Abridged from Stuff Doesn’t Just Happen: The Gift of Failure.
I go through the seven Cascade Events that led to Pearl Harbor in detail in the book, but here they are listed:
- Political misunderstanding and maneuvers that backfired. Both sides misunderstood the objectives of the other.
- Military strategic planners in both countries seriously miscalculated each other. The Japanese over-estimated the United States’ Plan Orange. The United States under-estimated the Japanese potential for attack.
- Warnings were ignored and/or not given to those who needed to get the warnings.
- Tactical considerations worked both ways. The Japanese focused on destroying battleships while using their aircraft carriers which showed a serious blind spot in their tactics. Ultimately the war in the Pacific was a carrier war. The Americans though Pearl Harbor was too shallow for effective torpedo attack by plane.
- New technology was not used correctly. The United States failed to properly utilize radar.
- Timing is everything.
- At 7:48 am on December 7th, 1941, the Japanese Empire conducted a surprise assault on the island of Oahu, primarily focused on the American Pacific Fleet in the harbor, with a secondary objective of destroying military aircraft at outlying bases.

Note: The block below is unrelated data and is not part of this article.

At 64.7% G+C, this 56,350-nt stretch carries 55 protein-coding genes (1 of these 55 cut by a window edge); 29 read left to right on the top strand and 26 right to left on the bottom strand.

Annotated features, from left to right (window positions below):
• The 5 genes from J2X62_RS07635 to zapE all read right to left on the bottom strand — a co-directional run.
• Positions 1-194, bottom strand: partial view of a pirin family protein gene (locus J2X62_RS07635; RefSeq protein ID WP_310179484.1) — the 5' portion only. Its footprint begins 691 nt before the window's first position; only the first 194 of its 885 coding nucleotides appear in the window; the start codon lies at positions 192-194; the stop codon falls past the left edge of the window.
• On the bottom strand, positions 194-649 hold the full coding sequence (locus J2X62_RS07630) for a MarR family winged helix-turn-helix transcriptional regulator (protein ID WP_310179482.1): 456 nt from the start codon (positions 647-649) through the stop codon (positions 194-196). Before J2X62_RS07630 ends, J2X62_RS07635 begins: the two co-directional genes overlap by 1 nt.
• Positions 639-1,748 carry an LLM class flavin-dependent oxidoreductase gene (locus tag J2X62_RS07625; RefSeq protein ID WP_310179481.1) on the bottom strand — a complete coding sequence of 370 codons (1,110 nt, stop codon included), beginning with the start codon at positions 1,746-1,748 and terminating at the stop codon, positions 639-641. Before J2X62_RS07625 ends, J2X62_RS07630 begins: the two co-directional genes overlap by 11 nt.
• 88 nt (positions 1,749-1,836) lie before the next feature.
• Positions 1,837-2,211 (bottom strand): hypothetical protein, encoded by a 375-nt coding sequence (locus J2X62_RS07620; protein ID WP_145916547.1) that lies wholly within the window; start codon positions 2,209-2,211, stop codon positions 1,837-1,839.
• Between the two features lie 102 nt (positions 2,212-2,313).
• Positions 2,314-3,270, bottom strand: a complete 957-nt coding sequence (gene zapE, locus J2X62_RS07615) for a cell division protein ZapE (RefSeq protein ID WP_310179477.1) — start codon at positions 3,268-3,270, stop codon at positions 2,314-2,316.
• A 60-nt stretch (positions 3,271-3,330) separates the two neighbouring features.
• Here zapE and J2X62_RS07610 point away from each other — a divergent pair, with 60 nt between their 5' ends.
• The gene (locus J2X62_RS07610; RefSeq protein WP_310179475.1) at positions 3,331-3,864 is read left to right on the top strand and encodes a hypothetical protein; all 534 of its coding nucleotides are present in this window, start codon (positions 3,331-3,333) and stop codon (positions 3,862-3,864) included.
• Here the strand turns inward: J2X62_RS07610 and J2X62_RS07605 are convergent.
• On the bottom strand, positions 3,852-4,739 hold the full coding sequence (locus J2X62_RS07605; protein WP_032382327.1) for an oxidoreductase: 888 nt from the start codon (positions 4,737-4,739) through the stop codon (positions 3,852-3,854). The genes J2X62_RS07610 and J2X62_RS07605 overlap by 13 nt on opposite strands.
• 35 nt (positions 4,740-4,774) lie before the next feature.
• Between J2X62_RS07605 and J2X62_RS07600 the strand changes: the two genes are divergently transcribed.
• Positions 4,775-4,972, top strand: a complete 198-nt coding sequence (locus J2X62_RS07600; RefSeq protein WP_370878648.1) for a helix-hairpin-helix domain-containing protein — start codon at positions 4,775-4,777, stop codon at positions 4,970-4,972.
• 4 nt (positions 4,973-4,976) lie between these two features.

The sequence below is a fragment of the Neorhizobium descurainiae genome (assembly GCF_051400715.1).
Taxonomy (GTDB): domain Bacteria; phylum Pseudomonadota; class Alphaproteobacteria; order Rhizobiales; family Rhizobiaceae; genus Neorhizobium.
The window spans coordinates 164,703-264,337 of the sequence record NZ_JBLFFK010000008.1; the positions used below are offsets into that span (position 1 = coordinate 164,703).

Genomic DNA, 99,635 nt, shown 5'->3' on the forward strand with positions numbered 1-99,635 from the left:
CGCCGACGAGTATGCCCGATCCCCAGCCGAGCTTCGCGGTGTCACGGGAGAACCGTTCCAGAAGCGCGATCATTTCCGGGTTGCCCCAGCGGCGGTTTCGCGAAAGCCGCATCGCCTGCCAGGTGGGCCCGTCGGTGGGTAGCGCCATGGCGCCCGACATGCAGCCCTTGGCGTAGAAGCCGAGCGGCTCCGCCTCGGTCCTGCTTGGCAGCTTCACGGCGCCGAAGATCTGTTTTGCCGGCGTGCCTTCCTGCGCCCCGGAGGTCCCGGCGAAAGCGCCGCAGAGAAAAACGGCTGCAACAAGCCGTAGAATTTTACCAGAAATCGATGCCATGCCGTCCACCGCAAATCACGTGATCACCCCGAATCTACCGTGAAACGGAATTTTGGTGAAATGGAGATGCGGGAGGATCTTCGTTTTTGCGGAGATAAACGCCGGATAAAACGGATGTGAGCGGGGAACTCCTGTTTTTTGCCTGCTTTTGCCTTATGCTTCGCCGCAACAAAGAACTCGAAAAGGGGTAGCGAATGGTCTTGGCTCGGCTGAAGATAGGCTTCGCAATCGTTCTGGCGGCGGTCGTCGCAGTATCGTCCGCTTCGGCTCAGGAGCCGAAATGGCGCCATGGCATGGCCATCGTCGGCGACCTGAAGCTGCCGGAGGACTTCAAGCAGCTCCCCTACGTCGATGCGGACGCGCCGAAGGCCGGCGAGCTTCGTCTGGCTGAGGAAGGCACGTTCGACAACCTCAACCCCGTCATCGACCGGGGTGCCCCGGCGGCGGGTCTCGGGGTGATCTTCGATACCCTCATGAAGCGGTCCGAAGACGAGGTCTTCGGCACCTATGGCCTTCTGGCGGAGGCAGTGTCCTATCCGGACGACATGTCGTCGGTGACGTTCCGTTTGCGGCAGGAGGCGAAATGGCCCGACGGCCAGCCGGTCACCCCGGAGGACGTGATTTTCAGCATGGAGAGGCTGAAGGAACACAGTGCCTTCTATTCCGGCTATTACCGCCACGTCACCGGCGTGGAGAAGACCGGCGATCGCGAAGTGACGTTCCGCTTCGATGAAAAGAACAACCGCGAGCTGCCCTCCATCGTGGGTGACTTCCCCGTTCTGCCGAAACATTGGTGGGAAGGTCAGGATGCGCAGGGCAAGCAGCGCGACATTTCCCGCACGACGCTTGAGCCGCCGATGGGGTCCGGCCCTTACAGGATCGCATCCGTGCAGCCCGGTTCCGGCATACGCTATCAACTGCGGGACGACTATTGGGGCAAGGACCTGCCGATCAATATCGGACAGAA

The final tally was:
Navy: 2,009 KIA; 710 wounded.
Army: 218 KIA; 364 wounded.
Marines: 109 KIA; 69 wounded.
Civilians: 68 killed; 35 wounded.
Navy: 92 destroyed; 31 damaged.
Army Air Corps (there was no separate Air Force branch at the time): 77 destroyed; 128 damaged.
Battleships: 2 destroyed; 6 damaged.
Cruisers: 0 destroyed; 3 damaged.
Destroyers: 0 destroyed, 3 damaged.
Auxiliaries: 1 destroyed, 4 damaged.
The United States came back from the devastation of the Pearl Harbor attack even faster than Admiral Yamamoto had feared. At the Battle of the Coral Sea, 7-8 May 1942, the Navy stopped the Japanese from advancing (although the Lexington was sunk). On at the Battle of Midway, 4-7 June 1942, the U.S. Navy delivered a devastating blow, sinking four Japanese carriers and turning the tide of the war.